Candle Magic for Blessings
For this ritual, you will need:
red candle (spell or chime candles work best but taper candles are just fine, too)
a safe place to put your candles (a tray?)
a firesafe bowl or cauldron
pen + paper
Note: This ritual was originally written for Halloween/Samhain but candle magic can be done at any time.
Samhain marks the halfway point between the autumnal equinox and the winter solstice. For centuries and centuries, since ancient times, Samhain has Celtic pagan origins and celebrates the beginning of the dark half of the year. Traditionally, bonfires with cleansing and protective powers were lit with special rituals, and as you probably know, this is the time when the “veil is thin.” But what exactly does that mean?
Samhain is the time when it’s said to be easiest to cross between worlds. The boundaries are really the veil, and there are fewer of them during Beltane (spring) and Samhain (Halloween). This makes it easier for some to communicate with the spirit world and it is said that spirits and faeries can enter the human world more easily during this time.
Traditionally, offerings are left for ancestors and spirits, and many dedicate altars of food, drink, crystals, tea and coffee, flowers, gourds, etc. This holiday coincides with All Soul’s Day on November 1, so souls on the other side including ancestors, spirit guides, goddesses, faeries, and more could visit their homes seeking hospitality and comfort, and this is why Halloween is spooky, and eventually these two were merged to create Halloween. This is our favorite pagan holiday, obviously, because it’s just the best.
Traditional rituals included slaughtering livestock — not as an offering but just as a necessary means of farming — and sprinkling blood at the doorways as an offering to St. Martin. We ain’t gonna get all into that, lovelies, but there is a lot of fire ritual involved with Samhain, as well, and we can go there.
To do this ritual:
Have your bowl ready
Use the red ribbon to tie your three candles together
Without blowing out the match, light each of the three candles from the same flame (obviously you can blow it out at the end, but blowing it out blows the spirit away, so you want to be sure to light the candles first). Light black, red, and then white. Recite the following as you light each candle, or you can make up your own:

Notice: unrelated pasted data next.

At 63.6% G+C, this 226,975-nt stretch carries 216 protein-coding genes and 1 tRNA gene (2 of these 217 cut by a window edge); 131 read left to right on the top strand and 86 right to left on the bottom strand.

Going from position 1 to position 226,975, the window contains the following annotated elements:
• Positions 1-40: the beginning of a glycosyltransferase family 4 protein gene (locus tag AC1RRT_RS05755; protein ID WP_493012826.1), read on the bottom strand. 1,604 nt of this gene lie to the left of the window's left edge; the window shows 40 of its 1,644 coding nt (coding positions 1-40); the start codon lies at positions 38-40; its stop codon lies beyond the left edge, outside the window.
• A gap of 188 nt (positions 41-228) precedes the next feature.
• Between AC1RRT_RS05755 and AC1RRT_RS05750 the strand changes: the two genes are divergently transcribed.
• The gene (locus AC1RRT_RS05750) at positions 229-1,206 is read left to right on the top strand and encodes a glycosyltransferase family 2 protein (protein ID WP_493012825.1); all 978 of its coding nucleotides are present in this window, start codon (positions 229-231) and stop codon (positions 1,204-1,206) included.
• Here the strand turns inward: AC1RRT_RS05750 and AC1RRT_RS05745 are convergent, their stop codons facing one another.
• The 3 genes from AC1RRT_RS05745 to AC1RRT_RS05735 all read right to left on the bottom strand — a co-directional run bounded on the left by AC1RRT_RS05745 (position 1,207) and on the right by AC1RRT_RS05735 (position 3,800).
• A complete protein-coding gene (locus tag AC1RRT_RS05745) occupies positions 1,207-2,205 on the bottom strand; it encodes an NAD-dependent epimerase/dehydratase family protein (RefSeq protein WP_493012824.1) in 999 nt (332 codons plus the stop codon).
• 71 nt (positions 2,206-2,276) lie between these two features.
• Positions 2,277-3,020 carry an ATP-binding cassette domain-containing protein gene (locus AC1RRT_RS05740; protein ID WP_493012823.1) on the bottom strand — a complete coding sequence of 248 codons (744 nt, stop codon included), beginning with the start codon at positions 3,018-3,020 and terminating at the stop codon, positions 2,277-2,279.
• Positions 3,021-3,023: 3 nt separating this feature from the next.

The past fades to black and I hold its lessons and memories close. I am filled with gratitude for the growth I have achieved this year.
I see red when I look forward to the future because I am overflowing with passion and excitement. I know that my future is filled with abundance and adventure. I am blessed by the guidance of my spirit guides and ancestors.
I revel in pure, lily white comfort of the present moment because I know that the only time that exists is this moment. I am grateful for all the blessings in my current reality.
Now that your candles are lit, write a letter to the women who came before you. Honor and appreciate all that they did to pave the path for you. You can pick someone specific like your great-great-grandma or RBG or whatever you want— or it can be to women/ancestors in general. I also highly recommend sealing it with a kiss. Place it on your altar or workspace, under the candles’ tray.
The last thing you’re going to do is write 1-3 things you would like to leave at the crossroads. The idea is to elevate from this point forward. Do you need to release… anger or resentment towards a specific person? …guilt for putting yourself first? …not having confidence in yourself? Write it down (one per page), place it in the bowl or cauldron, and ceremoniously light it on fire. Really make a ritual out of it and concentrate on releasing what you are leaving behind.